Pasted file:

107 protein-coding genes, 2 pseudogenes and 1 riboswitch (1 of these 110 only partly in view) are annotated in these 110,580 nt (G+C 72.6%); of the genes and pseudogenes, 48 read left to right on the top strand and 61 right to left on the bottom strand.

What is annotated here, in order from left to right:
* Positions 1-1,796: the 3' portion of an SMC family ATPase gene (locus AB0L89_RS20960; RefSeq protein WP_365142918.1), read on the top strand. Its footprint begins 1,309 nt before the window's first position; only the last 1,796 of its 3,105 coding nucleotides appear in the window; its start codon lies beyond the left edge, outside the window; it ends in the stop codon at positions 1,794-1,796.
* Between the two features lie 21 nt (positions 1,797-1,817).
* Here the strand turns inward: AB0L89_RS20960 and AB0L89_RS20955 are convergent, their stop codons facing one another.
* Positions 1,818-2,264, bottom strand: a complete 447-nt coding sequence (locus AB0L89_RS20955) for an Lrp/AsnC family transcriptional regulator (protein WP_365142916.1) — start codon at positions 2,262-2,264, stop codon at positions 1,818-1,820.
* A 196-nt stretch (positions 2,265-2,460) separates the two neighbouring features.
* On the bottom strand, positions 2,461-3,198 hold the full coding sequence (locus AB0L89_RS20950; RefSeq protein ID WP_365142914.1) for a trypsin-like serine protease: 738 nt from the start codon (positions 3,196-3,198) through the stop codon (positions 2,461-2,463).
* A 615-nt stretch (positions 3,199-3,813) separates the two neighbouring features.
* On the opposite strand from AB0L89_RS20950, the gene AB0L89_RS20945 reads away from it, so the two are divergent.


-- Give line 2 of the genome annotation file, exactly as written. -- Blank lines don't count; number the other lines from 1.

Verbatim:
What is annotated here, in order from left to right: